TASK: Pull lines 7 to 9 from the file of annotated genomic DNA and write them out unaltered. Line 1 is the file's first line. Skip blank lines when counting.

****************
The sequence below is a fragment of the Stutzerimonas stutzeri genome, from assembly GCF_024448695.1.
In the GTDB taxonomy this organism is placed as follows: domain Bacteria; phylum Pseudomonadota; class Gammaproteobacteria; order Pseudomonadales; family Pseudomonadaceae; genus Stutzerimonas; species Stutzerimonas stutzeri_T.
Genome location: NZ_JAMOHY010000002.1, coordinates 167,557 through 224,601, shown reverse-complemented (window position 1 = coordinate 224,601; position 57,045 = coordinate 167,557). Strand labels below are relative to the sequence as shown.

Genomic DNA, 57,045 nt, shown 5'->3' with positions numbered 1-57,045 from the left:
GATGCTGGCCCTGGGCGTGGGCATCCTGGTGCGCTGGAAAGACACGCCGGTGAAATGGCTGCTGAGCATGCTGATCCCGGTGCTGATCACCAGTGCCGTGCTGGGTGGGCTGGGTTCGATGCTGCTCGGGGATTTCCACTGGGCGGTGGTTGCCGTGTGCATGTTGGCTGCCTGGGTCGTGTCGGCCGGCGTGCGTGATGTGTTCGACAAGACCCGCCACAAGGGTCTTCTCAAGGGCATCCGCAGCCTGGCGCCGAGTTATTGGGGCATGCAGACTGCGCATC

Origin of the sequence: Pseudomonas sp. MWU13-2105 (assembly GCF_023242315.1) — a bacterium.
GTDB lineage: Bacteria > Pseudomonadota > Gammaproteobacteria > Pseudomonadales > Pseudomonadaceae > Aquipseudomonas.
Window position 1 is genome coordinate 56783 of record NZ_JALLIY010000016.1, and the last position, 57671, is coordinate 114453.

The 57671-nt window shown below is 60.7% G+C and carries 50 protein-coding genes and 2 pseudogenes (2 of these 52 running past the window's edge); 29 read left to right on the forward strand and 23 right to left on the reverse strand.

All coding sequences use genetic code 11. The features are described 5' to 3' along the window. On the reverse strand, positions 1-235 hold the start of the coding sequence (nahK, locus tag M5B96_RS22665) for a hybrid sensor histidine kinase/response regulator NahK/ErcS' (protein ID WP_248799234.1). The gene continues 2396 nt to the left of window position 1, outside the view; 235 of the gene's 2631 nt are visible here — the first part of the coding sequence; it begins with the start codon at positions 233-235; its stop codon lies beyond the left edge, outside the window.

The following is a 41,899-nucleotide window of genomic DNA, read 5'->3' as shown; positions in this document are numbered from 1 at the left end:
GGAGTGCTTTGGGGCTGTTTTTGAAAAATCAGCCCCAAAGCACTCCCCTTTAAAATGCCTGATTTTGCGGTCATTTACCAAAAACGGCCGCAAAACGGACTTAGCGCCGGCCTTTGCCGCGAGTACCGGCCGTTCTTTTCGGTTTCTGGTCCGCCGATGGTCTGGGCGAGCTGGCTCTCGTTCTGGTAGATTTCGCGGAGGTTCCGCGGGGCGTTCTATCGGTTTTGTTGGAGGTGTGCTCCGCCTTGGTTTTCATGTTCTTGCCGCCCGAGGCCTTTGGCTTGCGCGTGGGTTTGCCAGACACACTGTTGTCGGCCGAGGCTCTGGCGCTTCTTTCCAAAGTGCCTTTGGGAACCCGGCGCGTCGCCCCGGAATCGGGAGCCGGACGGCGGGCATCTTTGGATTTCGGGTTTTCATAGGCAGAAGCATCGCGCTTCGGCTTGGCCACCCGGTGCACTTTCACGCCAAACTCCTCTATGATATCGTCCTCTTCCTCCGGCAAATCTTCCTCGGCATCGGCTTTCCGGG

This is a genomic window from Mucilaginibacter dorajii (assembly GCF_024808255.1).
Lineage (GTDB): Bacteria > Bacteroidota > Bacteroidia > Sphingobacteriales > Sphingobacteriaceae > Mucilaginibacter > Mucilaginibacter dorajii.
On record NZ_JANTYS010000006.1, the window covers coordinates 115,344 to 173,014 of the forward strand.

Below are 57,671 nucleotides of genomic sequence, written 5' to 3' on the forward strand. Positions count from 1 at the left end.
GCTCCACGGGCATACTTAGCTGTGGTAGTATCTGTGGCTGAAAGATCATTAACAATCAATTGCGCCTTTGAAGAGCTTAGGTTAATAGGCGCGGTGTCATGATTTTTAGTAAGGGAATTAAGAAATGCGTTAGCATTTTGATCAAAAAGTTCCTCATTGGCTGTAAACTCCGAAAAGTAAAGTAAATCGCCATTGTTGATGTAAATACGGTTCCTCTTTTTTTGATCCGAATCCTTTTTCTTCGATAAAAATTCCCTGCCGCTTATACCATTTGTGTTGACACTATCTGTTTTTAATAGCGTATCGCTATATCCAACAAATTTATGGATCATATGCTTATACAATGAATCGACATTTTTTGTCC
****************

GTDB lineage: Bacteria > Pseudomonadota > Gammaproteobacteria > Pseudomonadales > Pseudomonadaceae > Aquipseudomonas.
Window position 1 is genome coordinate 56783 of record NZ_JALLIY010000016.1, and the last position, 57671, is coordinate 114453.

The 57671-nt window shown below is 60.7% G+C and carries 50 protein-coding genes and 2 pseudogenes (2 of these 52 running past the window's edge); 29 read left to right on the forward strand and 23 right to left on the reverse strand.